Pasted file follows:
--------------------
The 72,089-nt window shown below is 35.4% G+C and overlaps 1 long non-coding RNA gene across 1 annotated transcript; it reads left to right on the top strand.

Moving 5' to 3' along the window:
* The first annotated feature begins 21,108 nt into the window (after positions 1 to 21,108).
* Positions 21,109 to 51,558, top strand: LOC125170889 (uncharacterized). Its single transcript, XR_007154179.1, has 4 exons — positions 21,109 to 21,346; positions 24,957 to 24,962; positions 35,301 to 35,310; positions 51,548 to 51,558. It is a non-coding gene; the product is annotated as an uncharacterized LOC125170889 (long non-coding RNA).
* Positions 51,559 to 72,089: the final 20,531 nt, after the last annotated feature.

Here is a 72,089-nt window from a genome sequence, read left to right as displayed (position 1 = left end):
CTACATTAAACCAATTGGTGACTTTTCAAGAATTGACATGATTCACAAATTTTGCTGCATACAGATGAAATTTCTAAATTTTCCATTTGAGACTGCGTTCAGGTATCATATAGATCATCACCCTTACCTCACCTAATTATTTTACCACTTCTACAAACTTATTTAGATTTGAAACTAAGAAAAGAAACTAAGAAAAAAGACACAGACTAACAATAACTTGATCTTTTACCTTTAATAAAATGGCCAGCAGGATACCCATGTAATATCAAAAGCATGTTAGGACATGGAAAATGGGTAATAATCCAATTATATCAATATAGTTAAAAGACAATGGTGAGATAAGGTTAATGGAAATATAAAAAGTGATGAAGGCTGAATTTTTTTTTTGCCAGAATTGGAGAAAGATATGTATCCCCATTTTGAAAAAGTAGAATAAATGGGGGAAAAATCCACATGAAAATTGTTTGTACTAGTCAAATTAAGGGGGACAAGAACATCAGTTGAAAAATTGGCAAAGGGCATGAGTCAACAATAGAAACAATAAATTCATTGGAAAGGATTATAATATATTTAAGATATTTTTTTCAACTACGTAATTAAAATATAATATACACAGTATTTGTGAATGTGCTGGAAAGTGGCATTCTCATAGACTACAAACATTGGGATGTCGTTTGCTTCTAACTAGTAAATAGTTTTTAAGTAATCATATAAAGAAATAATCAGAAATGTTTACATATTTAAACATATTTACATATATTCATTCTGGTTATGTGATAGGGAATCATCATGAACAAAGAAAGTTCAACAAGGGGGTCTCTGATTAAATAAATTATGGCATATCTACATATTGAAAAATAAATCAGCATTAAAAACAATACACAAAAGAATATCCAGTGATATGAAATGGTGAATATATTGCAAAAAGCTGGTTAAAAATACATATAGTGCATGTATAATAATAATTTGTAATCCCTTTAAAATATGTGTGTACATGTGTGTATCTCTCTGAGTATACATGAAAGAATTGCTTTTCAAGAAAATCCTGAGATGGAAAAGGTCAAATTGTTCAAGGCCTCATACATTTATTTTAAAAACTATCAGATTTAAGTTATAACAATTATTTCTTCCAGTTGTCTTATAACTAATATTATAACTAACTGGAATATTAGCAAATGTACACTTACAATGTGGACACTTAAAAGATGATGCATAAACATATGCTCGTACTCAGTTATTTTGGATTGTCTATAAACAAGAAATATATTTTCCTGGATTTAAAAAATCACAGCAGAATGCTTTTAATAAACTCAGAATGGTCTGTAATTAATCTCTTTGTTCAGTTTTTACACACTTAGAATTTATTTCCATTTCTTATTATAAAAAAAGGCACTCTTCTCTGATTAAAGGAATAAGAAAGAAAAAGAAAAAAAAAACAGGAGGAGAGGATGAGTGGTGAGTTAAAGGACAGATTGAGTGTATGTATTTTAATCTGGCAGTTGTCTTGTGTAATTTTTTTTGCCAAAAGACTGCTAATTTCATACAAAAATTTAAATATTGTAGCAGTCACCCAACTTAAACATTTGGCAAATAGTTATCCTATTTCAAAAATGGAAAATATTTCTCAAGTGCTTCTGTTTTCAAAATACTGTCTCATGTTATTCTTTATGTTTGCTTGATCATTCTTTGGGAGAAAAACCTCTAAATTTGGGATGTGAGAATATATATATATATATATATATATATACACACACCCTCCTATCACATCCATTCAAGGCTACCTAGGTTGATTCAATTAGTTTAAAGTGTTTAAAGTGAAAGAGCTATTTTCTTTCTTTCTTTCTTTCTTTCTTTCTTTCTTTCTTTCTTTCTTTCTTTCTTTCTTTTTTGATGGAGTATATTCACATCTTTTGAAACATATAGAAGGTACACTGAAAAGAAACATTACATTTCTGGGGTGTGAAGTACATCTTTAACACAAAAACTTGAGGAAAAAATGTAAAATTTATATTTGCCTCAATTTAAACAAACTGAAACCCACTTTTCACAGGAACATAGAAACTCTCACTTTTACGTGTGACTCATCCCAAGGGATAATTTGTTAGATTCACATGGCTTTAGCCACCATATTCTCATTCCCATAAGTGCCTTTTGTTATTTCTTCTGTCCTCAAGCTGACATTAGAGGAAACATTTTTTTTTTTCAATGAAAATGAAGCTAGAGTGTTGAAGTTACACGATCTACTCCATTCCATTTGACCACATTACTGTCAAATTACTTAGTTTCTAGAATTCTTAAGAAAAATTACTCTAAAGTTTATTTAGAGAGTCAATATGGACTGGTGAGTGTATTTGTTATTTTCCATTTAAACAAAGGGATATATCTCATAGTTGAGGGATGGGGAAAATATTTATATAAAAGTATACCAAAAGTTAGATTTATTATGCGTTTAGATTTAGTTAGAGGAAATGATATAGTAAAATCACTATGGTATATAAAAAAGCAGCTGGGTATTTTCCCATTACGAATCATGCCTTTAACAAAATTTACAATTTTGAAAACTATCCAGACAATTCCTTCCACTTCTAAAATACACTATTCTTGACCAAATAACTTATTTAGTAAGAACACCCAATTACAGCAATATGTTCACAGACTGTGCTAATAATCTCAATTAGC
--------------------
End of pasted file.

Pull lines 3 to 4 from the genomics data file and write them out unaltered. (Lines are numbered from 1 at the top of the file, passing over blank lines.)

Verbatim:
* The first annotated feature begins 21,108 nt into the window (after positions 1 to 21,108).
* Positions 21,109 to 51,558, top strand: LOC125170889 (uncharacterized). Its single transcript, XR_007154179.1, has 4 exons — positions 21,109 to 21,346; positions 24,957 to 24,962; positions 35,301 to 35,310; positions 51,548 to 51,558. It is a non-coding gene; the product is annotated as an uncharacterized LOC125170889 (long non-coding RNA).